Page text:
MONTEVIDEO – If you’re worried that young people are too busy or preoccupied with electronics to discover the outdoors, then you haven’t met April Smith and Ally Sharbo.
They just completed a four-day paddle down the Minnesota River. They survived a near tip over at Patterson’s Rapids, camped wilderness style along the way, and covered 70 miles, or almost twice as far as they expected to go.
“The reason for our trip (is to) encourage people our age and any age really to go out and enjoy nature and appreciate the beauty,’’ said Smith moments after they portaged around the dam in Granite Falls on Saturday.
Their goal now is to inspire their classmates at the School of Environmental Studies in Apple Valley to get outdoors as well.
Sharbo, 18, and Smith, 17, both of Eagan, are seniors at the school. Until they enrolled at the school, both said they were not very outdoorsy or environmental minded. “I didn’t seem to care that much before,’’ said Sharbo. “I just happened to go there and it changed my outlook on everything.’’
So did a reading of Eric Sevareid’s book, “Canoeing with the Cree.’’ Sevareid tells how he and friend Walter Port paddled from Fort Snelling to York Factory on Hudson Bay in 1930, a 2,250 mile adventure.
Reading the book was a class assignment, but it sparked an interest in the two friends to do their own, long canoe trip. They had never done any real paddling together before. Sharbo has done some Boundary Waters Canoe Area Wilderness camping with her family, while Smith had no such experience.
They launched their canoe on Friday in Montevideo, and reached the North Redwood Falls landing on Monday. By then, they were already talking about how they want to finish the entire river someday.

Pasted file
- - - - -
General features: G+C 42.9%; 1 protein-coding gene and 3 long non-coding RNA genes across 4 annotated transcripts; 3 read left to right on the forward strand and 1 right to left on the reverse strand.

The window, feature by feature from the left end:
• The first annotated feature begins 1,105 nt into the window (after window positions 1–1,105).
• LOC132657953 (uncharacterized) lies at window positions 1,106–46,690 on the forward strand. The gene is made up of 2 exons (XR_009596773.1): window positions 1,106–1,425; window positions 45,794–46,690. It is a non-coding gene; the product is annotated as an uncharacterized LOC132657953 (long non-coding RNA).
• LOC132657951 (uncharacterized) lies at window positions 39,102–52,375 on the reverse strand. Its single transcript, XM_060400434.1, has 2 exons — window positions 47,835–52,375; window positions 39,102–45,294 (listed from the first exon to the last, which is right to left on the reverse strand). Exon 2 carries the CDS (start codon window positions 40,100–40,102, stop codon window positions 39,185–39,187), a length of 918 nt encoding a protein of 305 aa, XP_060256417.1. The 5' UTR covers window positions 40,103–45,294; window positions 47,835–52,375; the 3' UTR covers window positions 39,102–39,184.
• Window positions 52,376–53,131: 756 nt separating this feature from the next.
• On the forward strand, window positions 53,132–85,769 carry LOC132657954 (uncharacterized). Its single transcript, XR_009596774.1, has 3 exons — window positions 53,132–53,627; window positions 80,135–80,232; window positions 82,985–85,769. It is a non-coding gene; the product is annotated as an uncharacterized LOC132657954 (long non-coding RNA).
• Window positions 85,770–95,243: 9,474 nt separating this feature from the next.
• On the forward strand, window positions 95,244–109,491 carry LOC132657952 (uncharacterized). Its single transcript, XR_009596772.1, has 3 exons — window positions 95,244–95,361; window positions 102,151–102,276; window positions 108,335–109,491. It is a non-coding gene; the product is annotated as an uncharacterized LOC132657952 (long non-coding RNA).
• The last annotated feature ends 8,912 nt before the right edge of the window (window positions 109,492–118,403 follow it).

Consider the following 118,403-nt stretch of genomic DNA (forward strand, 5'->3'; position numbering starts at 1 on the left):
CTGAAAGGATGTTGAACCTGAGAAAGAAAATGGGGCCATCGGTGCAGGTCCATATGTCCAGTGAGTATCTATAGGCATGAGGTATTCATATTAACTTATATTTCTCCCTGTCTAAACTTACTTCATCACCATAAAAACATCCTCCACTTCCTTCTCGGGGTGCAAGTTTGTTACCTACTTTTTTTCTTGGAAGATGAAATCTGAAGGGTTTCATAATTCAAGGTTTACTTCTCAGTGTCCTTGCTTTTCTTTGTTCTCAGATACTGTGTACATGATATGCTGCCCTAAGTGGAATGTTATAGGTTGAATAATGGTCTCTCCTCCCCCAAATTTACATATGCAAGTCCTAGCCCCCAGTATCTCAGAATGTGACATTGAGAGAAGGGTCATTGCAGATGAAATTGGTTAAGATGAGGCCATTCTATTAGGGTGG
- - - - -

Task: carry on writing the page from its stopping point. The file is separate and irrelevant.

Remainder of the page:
“It’s cool to just put in your canoe and just go,’’ said Smith of their adventure. “You don’t even notice any time. You just kind of go where it takes you.’’
On their first night, they pitched their tent at a primitive campsite maintained by the Minnesota Department of Natural Resources on an island in the river. They made a riverside campsite in the Upper Sioux Agency State Park their second night’s destination, and a similar site in Renville County’s Vicksburg Park on their final.
From there it was a windy day’s paddle to the North Redwood Falls landing, where a phone call brought anxious parents to take them home. “Relieved to see us safe and happy,’’ said Sharbo, laughing.
While they didn’t expect to cover as many miles as they did, they had planned. When they originally started talking about the idea of a long canoe trip, their instructor, William Koenig, put them in touch with Natalie Warren. She and friend Annie Raiho followed Sevareid’s route to Hudson Bay in 2011. Since then, Warren has led students on trips along portions of the Minnesota River. She equipped the two with a canoe and dry bags and offered advice on where to go.
After that, it was entirely in their hands. As a senior project, they carried along gear to monitor turbidity in the river and make other water quality observations. Along with the science aspect, they carried a video camera and journal. They intend to publish an account from the notes they made on the trip, as well as produce a video.
They said they were pleasantly surprised by all of the wildlife they encountered on the river, and surprised too by the inter-connected paddling community they discovered by making the trip. Both especially appreciated the kindness of the people they met.
The two students termed the trip “inspiring,’’ which is fitting.
The day before launching their canoe near Montevideo, they visited Audrey Arner at Moonstone Farm north of the community. They learned about how Arner and her husband Richard Handeen have developed their sustainable farming operation, and work to promote clean water in the state. “We talked to Audrey and asked her how she keeps hope for the natural world,’’ said Sharbo. “Her response was because of people like us. It kind of really motivated us for the rest of the trip.’’